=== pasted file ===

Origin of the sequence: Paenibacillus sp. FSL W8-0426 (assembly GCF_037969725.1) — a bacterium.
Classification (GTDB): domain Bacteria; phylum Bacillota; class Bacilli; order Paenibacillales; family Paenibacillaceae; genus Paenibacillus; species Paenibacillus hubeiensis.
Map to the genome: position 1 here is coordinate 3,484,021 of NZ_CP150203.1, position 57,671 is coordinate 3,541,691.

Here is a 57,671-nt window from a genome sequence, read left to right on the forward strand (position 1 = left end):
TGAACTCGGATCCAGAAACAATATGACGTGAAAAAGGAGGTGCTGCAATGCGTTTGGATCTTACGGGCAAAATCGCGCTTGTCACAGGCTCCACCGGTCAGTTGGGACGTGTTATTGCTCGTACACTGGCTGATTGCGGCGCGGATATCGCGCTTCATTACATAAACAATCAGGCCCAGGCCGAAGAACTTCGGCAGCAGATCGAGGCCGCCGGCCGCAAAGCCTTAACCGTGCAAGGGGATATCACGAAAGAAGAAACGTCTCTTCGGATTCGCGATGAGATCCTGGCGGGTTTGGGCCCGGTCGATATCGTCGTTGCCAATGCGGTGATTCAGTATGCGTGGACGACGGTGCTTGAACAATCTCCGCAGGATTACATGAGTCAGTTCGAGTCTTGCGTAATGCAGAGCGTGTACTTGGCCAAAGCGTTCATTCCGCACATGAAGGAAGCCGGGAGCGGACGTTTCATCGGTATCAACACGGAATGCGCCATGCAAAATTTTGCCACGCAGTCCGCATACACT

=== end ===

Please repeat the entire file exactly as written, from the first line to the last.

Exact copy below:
Origin of the sequence: Paenibacillus sp. FSL W8-0426 (assembly GCF_037969725.1) — a bacterium.
Classification (GTDB): domain Bacteria; phylum Bacillota; class Bacilli; order Paenibacillales; family Paenibacillaceae; genus Paenibacillus; species Paenibacillus hubeiensis.
Map to the genome: position 1 here is coordinate 3,484,021 of NZ_CP150203.1, position 57,671 is coordinate 3,541,691.

Here is a 57,671-nt window from a genome sequence, read left to right on the forward strand (position 1 = left end):
TGAACTCGGATCCAGAAACAATATGACGTGAAAAAGGAGGTGCTGCAATGCGTTTGGATCTTACGGGCAAAATCGCGCTTGTCACAGGCTCCACCGGTCAGTTGGGACGTGTTATTGCTCGTACACTGGCTGATTGCGGCGCGGATATCGCGCTTCATTACATAAACAATCAGGCCCAGGCCGAAGAACTTCGGCAGCAGATCGAGGCCGCCGGCCGCAAAGCCTTAACCGTGCAAGGGGATATCACGAAAGAAGAAACGTCTCTTCGGATTCGCGATGAGATCCTGGCGGGTTTGGGCCCGGTCGATATCGTCGTTGCCAATGCGGTGATTCAGTATGCGTGGACGACGGTGCTTGAACAATCTCCGCAGGATTACATGAGTCAGTTCGAGTCTTGCGTAATGCAGAGCGTGTACTTGGCCAAAGCGTTCATTCCGCACATGAAGGAAGCCGGGAGCGGACGTTTCATCGGTATCAACACGGAATGCGCCATGCAAAATTTTGCCACGCAGTCCGCATACACT